The "Frozen Donkey Wheel" scene: John Locke is dead.

Season 4's finale scene code name, "The Frozen Donkey Wheel", was actually the reveal of which character was in the coffin first seen in "Through the Looking Glass, Part 1". Damon Lindelof reveals on the DVD commentary for "There's No Place Like Home, Part 2" that name was chosen as a decoy to spoiler posting fan sites, as an earlier scene showed a literal "frozen donkey wheel" and would throw these sites off should that scene be leaked.

Season 5: "The Fork in the Outlet"[]

5x16 ASurvivingJuliet

The last scene of season 5 - Juliet detonates Jughead.

5x16 Fired

"The Fork in the Outlet" scene: Ben stabs Jacob and the Man in Black kicks him into the fire pit.

The code name for the secret scene of Season 5 was "The Fork in the Outlet". In the official podcasts leading up to the finale, producers Damon Lindelof and Carlton Cuse referred to the code-named scene as the "secret final scene", which would indicate Juliet detonating the plutonium core of the Jughead bomb. However, at the The Fuselage, the official site of the creative team behind Lost, actor Jorge Garcia stated that the scene which was cut from the script was Ben stabbing Jacob, and "Locke" kicking him into the fire. [2] ("The Incident, Part 1")

Season 5 naming process[]

On the March 19, 2009 Official Lost Podcast, Damon Lindelof and Carlton Cuse invited fans of the show to submit their own code names for the final scene of the Season 5 finale. The two producers nominated their thirteen favorites [3] from a shortened list of best submissions narrowed down by Official Lost Podcast producer Kris White, and podcast listeners voted for their favorites by e-mail.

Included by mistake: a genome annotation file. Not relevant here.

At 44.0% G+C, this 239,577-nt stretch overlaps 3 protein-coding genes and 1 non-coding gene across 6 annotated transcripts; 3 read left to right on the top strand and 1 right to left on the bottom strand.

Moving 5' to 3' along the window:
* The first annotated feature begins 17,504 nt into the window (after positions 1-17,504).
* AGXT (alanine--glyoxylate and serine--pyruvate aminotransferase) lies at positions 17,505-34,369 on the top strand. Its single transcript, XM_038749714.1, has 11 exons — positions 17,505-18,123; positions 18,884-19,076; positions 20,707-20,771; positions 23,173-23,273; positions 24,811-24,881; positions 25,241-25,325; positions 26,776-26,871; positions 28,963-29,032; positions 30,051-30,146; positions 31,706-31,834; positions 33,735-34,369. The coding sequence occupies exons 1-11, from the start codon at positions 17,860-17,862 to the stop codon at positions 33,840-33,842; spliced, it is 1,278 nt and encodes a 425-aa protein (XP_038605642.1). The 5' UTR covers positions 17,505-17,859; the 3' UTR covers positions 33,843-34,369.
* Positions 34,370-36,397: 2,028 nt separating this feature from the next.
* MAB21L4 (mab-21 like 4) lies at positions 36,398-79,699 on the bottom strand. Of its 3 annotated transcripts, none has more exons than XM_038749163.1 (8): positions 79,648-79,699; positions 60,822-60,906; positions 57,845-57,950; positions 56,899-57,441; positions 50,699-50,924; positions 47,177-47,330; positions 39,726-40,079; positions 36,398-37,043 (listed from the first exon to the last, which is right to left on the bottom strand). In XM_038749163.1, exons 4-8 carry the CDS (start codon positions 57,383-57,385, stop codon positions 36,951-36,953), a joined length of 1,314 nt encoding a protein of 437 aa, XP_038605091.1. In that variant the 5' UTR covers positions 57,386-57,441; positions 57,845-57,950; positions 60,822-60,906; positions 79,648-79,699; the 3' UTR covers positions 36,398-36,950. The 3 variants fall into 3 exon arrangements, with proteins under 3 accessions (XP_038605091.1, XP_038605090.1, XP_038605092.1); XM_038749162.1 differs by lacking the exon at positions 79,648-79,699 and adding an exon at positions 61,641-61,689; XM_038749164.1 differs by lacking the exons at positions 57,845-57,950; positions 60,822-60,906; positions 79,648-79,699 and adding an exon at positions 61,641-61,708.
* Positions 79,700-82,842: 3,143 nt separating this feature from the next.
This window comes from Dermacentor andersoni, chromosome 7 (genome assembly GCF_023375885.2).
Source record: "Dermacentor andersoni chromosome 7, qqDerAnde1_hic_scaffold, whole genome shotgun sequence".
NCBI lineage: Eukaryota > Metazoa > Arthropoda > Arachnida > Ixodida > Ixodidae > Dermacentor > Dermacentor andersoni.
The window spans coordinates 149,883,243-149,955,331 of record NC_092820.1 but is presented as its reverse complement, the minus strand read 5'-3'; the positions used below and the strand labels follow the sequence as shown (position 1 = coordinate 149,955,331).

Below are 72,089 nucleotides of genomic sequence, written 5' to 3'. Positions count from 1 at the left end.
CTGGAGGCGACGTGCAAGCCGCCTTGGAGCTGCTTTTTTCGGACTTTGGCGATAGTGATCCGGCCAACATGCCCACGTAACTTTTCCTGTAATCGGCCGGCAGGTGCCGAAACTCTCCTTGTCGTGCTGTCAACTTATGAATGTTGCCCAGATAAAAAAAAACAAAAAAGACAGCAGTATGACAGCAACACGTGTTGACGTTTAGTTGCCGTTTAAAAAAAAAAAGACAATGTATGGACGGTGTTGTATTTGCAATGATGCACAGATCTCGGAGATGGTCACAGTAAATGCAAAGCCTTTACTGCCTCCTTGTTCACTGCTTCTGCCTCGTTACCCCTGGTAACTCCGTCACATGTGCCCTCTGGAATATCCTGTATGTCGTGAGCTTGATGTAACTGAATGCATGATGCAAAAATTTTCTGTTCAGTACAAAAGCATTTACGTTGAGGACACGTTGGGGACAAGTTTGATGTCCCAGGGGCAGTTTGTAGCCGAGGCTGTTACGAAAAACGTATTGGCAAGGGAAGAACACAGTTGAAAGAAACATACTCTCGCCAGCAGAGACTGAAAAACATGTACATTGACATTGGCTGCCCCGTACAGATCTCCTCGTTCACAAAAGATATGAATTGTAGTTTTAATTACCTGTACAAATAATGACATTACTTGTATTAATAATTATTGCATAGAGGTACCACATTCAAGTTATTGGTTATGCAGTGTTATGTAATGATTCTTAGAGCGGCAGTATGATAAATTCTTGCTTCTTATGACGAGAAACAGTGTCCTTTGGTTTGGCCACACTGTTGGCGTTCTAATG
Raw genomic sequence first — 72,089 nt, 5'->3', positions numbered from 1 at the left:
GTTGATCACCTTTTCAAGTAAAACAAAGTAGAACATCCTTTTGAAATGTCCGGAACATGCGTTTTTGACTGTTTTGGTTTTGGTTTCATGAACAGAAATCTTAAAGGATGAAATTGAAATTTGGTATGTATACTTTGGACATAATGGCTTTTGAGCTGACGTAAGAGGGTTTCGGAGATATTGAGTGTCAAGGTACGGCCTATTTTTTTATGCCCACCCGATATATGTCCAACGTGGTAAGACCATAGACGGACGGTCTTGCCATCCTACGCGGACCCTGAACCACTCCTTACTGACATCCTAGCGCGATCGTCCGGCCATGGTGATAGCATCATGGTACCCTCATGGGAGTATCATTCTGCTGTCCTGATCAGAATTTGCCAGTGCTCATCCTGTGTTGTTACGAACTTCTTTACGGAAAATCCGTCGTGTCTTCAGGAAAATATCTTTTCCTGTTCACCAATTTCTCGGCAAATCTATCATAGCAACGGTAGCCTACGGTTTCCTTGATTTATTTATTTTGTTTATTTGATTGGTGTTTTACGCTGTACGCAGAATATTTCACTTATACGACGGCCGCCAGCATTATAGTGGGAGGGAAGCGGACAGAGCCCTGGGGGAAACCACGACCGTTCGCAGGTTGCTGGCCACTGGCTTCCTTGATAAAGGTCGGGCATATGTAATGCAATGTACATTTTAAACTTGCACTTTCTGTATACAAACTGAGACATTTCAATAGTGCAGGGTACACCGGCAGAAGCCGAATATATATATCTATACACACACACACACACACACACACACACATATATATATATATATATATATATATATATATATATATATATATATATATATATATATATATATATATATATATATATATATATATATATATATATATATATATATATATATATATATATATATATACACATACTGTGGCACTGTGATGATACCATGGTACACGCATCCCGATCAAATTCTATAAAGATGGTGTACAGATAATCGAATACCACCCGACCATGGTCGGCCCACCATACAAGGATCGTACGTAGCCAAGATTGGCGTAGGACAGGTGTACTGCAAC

"Spin Drift Beck", from Dallas, Texas, submitted the winning title, "The Fork in the Outlet". Matt Mitovich revealed in the TV Guide podcast that Lindelof and Cuse also chose "Invisibul Dinasaur Hed" [sic] as the number one rejected entry.[4] A campaign had been run by participants of Lostpedia's forums to make this meme the winning name. [5]

Season 6: "Sun and Jin's Wedding"[]


The Shephards.

Damon Lindelof and Carlton Cuse stated the Season 6 finale, also the series finale, would not have an official code-named scene because they didn't believe there was a single scene that lended itself to being named. [6] Actor Jorge Garcia stated in his March 31, 2010 Geronimo Jack's Beard podcast that the final act of the episode was left out of his script.


The characters come together to move on.

The scene that was withheld from every script (except those of the participating actors in the scene and a select group of crew members) was not the final scene, but rather the penultimate. Only actors Matthew Fox and John Terry were privy to the information disclosed within the scene. It consisted of Christian Shephard helping his son Jack realize that they were dead. This revealed to the audience that the flash sideways, instead of being a new timeline created by a nuclear bomb (as the audience was led to believe), were the characters' afterlife.

The actual final scene, when the characters reunite in the church to move on, was originally described as "Sun and Jin's Wedding" in call sheets and other related crew documents to hide the truth of the scene. (Geronimo Jack's Beard)